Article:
Insmed Acquires Rights to Develop Investigational Therapy for Bronchiectasis

Insmed Acquires Rights to Develop Investigational Therapy for Bronchiectasis

Insmed has acquired global exclusive rights to AZD7986 from AstraZeneca. The drug is an investigational compound that will be developed for the treatment of bronchiectasis not linked to cystic fibrosis.

AZD7986, which Insmed renamed INS1007, blocks DPP1 (dipeptidyl peptidase I), an enzyme activating a factor that chops up proteins present in neutrophil immune cells. Neutrophils are active in inflammatory lung conditions. The excessive activation of the protein-degrading factors, called neutrophil serine proteases, destroys lung tissue and worsens inflammation.

Neutrophils play a key role in non-cystic fibrosis bronchiectasis. Patients with non-cystic fibrosis bronchiectasis often develop nontuberculous mycobacterial (NTM) lung disease, a condition that can cause irreversible lung damage and death. The addition of AZD7986 to Insmed’s drug development portfolio aligns with its current efforts to develop a new treatment for nontuberculous mycobacterial lung disease.

“Because NTM lung disease and bronchiectasis often co-exist, we can readily leverage our existing relationships with physician experts around the world who are eagerly awaiting new treatment options,” Will Lewis, president and chief executive officer of Insmed, said in a news release.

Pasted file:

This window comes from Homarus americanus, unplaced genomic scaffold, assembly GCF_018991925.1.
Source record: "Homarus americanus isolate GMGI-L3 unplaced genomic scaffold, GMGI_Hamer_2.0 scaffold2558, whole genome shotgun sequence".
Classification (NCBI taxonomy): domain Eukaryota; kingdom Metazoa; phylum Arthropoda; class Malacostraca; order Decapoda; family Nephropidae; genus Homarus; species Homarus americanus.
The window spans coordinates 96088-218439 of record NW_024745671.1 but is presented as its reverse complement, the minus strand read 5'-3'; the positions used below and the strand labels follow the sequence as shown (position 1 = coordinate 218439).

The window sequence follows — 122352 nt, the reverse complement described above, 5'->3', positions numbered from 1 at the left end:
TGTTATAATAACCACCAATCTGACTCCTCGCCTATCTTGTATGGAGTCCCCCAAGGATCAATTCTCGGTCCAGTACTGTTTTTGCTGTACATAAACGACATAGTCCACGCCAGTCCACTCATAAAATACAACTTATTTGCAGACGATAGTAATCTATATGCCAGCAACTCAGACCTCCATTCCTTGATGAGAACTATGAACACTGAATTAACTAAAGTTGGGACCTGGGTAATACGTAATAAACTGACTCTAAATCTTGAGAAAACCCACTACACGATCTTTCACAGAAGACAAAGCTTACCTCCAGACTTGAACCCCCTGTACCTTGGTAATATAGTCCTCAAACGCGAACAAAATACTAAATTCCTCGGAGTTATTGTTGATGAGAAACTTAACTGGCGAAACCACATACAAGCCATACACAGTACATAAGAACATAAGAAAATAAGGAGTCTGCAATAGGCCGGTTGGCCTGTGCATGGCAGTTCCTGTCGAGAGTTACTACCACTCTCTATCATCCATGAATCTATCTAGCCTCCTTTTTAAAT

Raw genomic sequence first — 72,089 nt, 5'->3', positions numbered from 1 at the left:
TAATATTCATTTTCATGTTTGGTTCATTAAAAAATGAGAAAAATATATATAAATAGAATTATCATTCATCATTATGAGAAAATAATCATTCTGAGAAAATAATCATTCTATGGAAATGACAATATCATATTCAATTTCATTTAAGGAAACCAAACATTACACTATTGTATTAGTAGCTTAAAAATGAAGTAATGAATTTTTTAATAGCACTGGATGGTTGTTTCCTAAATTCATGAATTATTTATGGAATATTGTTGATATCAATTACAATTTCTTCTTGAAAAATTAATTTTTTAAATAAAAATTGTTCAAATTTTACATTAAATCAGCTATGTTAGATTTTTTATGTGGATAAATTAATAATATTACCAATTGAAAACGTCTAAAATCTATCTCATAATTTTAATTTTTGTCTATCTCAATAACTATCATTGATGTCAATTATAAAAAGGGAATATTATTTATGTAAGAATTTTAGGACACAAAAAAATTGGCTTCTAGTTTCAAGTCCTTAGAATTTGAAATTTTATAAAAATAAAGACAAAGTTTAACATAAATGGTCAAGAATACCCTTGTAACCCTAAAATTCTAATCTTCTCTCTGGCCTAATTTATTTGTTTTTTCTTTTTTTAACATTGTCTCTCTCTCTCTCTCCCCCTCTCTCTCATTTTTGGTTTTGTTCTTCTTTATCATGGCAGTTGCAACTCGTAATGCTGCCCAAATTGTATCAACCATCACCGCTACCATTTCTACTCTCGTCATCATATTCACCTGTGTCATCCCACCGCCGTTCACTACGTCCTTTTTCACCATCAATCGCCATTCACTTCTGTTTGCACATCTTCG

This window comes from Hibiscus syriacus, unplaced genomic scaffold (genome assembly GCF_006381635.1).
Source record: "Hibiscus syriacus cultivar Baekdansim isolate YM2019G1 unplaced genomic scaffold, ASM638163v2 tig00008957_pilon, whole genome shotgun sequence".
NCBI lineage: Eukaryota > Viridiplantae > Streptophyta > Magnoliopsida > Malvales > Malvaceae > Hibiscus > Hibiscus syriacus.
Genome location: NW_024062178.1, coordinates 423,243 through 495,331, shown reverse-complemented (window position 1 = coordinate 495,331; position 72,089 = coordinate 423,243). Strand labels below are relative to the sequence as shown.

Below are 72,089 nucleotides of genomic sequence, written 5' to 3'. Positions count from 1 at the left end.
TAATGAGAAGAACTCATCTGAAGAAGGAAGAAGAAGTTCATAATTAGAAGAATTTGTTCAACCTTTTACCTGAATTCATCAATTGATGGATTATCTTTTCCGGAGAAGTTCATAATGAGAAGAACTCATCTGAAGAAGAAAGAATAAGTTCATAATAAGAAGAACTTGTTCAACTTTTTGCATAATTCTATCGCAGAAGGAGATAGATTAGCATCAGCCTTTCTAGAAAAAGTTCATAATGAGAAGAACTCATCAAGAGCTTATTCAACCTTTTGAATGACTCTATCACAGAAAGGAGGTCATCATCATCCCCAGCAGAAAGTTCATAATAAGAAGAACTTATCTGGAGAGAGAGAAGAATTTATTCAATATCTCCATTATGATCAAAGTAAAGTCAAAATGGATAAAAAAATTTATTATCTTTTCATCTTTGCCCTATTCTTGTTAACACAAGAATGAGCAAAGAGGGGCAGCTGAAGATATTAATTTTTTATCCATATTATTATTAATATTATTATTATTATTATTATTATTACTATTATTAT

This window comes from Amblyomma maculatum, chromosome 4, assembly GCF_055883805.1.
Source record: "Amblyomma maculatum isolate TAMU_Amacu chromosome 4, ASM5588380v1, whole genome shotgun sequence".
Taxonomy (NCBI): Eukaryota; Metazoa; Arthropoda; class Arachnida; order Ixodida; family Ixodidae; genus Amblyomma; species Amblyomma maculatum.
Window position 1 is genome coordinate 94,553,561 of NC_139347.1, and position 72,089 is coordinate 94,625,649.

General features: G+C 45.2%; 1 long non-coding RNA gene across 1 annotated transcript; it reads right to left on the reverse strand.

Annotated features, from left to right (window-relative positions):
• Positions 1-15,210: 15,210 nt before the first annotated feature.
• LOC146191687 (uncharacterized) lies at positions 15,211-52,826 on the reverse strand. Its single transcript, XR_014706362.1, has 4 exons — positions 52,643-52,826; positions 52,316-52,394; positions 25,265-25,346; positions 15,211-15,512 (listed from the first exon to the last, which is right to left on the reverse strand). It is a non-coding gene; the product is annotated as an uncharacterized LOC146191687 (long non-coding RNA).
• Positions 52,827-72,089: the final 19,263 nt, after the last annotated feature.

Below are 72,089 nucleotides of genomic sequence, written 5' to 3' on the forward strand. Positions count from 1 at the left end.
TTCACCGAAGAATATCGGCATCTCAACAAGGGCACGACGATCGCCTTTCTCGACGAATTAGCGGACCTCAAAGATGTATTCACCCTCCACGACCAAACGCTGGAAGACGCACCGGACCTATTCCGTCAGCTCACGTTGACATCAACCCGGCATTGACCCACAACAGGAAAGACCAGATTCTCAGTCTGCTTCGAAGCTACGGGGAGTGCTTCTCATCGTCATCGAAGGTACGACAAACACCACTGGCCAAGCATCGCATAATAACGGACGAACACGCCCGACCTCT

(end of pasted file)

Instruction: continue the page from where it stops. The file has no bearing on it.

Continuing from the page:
The company is also developing a drug called Arikayce (liposomal amikacin for inhalation) for the treatment of NTM lung disease. The drug has completed two Phase 3 clinical trials in cystic fibrosis patients (NCT01315678 and NCT01316276), and a Phase 2 study in patients with non-CF bronchiectasis and chronic Pseudomonas aeruginosa infection (NCT01315236).

“We expect that when approved, ARIKAYCE and INS1007 will allow us to provide great value to the patients who are living with nontuberculous mycobacterial lung disease and bronchiectasis, as well as the physicians who treat them,” Lewis said.

AstraZeneca will receive $30 million upfront for the rights to INS1007, and will then continue receiving payments totaling $120 million during the drug development and regulatory process. In addition, AstraZeneca will be entitled to royalties and the possibility to negotiate a future agreement with Insmed for commercialization of the drug for other lung diseases.

“We are pleased to be working with Insmed on this program from our early stage respiratory portfolio, which represents a novel approach to treating bronchiectasis,” said Maarten Kraan, head of the Respiratory and Inflammation Innovative Medicines Unit at AstraZeneca. “Insmed has the expertise and experience required to take AZD7986 forward in this important indication and bring about results that we hope will benefit patients in the future.”

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